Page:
Posted by: Zorymar | April 3, 2011

Venezuelan Polenta

Of the many delicious dishes my grandma used to make for the family, this is definitely a favourite. Not to be confused with the Italian polenta, this dish dates back from colonial times and has that combination of ingredients, colours and flavours that result from the mix of our aboriginal ancestors and the Spanish people who arrived in our lands so long ago. It is both sweet and savory, can be eaten both hot and cold, and is highly addictive! 😉

2 cups Harina Pan
4 cups milk
9 tablespoons sugar
100 grams melted butter
3 eggs
1 teaspoon vanilla extract
1 teaspoon salt
Guiso de pollo (chicken stew) for the filling

Preheat the oven to 350. Whisk milk, sugar, butter, eggs, vanilla extract and salt in a large bowl to combine. Once well combined, add the Harina Pan mixing well with a wooden spoon, then leave it to rest for 5 to 10 minutes. Blend the mix in parts, filling less than half the blender container each time. If the mix seems too dry you may add a bit more milk. Divide the blended mix in two parts. In a baking dish previously coated with butter, pour one half of the mix, then top with the guiso de pollo (chicken stew) and finally cover with the rest of the Harina Pan mix. Bake for approximately an hour and 15 minutes, to make sure it’s cooked just stick a toothpick in the centre, it should come out clean.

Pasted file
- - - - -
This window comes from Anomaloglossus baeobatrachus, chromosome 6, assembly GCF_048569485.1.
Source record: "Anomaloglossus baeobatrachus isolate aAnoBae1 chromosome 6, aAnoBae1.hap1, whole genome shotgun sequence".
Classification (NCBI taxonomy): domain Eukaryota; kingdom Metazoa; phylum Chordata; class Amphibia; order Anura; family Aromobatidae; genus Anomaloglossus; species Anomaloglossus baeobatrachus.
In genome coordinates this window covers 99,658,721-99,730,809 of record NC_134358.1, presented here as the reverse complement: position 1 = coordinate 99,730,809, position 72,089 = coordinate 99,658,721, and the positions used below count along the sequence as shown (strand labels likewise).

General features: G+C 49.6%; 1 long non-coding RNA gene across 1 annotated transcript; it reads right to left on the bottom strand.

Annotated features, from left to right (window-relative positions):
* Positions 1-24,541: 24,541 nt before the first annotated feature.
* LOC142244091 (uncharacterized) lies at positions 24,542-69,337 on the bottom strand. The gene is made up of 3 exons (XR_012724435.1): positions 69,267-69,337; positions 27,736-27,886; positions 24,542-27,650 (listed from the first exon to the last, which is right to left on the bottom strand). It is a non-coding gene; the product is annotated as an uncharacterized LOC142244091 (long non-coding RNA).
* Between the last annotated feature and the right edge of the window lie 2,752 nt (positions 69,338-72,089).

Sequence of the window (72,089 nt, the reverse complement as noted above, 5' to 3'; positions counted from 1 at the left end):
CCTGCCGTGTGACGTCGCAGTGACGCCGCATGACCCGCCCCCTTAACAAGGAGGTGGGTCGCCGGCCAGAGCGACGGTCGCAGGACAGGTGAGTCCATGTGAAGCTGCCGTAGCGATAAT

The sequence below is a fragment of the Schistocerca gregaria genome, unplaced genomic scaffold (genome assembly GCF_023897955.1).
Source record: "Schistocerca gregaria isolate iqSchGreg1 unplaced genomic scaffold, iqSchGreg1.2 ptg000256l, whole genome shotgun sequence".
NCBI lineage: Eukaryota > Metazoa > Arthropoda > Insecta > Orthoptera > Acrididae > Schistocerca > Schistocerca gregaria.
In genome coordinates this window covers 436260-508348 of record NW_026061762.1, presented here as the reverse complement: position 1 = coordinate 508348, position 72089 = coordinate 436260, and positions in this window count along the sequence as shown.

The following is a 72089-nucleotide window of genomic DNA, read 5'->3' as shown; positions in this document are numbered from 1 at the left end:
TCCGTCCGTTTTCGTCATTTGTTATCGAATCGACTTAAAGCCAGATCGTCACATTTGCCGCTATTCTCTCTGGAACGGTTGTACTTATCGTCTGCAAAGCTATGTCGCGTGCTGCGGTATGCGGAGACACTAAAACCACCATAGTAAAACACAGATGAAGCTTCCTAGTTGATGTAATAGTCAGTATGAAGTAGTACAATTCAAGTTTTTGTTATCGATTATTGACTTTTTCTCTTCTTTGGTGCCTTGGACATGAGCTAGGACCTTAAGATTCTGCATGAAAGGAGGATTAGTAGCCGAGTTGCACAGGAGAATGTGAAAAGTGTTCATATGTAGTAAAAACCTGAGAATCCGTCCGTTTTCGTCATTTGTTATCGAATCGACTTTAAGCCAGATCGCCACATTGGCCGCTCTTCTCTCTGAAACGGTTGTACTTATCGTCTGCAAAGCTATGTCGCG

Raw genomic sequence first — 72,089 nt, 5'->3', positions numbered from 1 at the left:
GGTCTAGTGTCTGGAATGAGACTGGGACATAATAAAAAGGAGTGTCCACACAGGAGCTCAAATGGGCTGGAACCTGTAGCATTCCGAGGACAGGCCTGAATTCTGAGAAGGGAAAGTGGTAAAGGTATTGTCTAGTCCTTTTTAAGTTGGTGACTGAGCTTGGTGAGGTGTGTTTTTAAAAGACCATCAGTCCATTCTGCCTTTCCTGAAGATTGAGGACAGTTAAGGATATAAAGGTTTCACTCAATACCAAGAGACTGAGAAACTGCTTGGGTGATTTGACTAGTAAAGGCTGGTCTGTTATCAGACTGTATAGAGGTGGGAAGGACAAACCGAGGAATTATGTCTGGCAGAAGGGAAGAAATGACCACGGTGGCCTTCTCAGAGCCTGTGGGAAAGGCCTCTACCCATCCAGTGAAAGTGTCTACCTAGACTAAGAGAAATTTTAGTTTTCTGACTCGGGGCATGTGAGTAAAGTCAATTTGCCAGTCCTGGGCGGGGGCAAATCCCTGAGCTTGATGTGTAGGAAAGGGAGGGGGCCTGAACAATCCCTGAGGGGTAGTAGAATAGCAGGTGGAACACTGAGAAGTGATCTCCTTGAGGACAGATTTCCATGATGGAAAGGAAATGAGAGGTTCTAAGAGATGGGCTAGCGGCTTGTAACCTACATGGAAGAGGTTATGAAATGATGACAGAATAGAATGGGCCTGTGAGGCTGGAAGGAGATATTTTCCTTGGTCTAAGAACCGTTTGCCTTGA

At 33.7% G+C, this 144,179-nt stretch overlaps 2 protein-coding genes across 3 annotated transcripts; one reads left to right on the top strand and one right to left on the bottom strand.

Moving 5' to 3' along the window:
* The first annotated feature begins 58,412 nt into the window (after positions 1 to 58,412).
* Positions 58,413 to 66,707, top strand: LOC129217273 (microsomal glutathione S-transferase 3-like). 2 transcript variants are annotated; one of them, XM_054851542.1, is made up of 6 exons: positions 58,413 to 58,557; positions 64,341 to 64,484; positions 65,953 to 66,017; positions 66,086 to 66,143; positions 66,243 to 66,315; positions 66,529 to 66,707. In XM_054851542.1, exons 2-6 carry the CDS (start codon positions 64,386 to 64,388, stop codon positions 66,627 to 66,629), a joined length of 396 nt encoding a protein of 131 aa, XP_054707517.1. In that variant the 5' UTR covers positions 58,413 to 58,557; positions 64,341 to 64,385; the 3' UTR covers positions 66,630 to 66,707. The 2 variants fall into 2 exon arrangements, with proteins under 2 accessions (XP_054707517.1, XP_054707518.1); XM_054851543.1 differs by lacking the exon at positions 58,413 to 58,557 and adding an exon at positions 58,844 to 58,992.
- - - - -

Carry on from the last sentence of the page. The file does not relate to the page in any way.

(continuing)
1. Thanks for sharing these recipes! My fiance’s family is Venezuelan and your blog is one of the only places that shares the same wonderful recipes I enjoy when I visit his family. I have really come to love polenta and arepas!

    • How wonderful Kelsey! 🙂

Leave a Reply

Fill in your details below or click an icon to log in: Logo

You are commenting using your account. Log Out /  Change )

Google+ photo

You are commenting using your Google+ account. Log Out /  Change )

Twitter picture

You are commenting using your Twitter account. Log Out /  Change )

Facebook photo

You are commenting using your Facebook account. Log Out /  Change )


Connecting to %s


%d bloggers like this: